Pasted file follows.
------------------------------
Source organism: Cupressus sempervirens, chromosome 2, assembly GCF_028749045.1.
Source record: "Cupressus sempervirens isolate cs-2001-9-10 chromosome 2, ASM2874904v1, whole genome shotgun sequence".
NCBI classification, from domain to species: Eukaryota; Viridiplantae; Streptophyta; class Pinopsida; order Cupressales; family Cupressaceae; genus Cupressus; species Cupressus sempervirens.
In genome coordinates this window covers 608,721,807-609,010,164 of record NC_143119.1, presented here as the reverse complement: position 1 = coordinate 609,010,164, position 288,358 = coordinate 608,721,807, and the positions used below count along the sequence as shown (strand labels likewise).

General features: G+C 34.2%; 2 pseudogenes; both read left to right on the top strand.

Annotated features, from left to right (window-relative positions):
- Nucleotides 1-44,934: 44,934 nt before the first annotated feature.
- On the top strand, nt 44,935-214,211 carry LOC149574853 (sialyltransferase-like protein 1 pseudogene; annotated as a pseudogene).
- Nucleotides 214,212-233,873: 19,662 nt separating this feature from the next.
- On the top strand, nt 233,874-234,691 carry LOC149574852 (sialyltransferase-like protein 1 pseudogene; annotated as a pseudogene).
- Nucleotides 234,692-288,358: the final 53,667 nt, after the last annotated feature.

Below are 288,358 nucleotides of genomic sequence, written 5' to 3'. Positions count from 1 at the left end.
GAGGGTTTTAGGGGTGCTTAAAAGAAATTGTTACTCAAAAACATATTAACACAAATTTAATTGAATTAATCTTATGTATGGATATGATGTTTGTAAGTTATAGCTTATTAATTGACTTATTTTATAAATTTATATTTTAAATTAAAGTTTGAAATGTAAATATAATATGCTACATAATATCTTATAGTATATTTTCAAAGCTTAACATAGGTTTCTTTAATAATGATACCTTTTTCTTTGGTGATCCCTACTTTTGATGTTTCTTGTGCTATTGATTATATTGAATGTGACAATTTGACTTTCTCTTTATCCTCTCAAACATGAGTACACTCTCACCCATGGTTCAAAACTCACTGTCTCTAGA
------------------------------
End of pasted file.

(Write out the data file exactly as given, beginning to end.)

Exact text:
Source organism: Cupressus sempervirens, chromosome 2, assembly GCF_028749045.1.
Source record: "Cupressus sempervirens isolate cs-2001-9-10 chromosome 2, ASM2874904v1, whole genome shotgun sequence".
NCBI classification, from domain to species: Eukaryota; Viridiplantae; Streptophyta; class Pinopsida; order Cupressales; family Cupressaceae; genus Cupressus; species Cupressus sempervirens.
In genome coordinates this window covers 608,721,807-609,010,164 of record NC_143119.1, presented here as the reverse complement: position 1 = coordinate 609,010,164, position 288,358 = coordinate 608,721,807, and the positions used below count along the sequence as shown (strand labels likewise).

General features: G+C 34.2%; 2 pseudogenes; both read left to right on the top strand.

Annotated features, from left to right (window-relative positions):
- Nucleotides 1-44,934: 44,934 nt before the first annotated feature.
- On the top strand, nt 44,935-214,211 carry LOC149574853 (sialyltransferase-like protein 1 pseudogene; annotated as a pseudogene).
- Nucleotides 214,212-233,873: 19,662 nt separating this feature from the next.
- On the top strand, nt 233,874-234,691 carry LOC149574852 (sialyltransferase-like protein 1 pseudogene; annotated as a pseudogene).
- Nucleotides 234,692-288,358: the final 53,667 nt, after the last annotated feature.

Below are 288,358 nucleotides of genomic sequence, written 5' to 3'. Positions count from 1 at the left end.
GAGGGTTTTAGGGGTGCTTAAAAGAAATTGTTACTCAAAAACATATTAACACAAATTTAATTGAATTAATCTTATGTATGGATATGATGTTTGTAAGTTATAGCTTATTAATTGACTTATTTTATAAATTTATATTTTAAATTAAAGTTTGAAATGTAAATATAATATGCTACATAATATCTTATAGTATATTTTCAAAGCTTAACATAGGTTTCTTTAATAATGATACCTTTTTCTTTGGTGATCCCTACTTTTGATGTTTCTTGTGCTATTGATTATATTGAATGTGACAATTTGACTTTCTCTTTATCCTCTCAAACATGAGTACACTCTCACCCATGGTTCAAAACTCACTGTCTCTAGA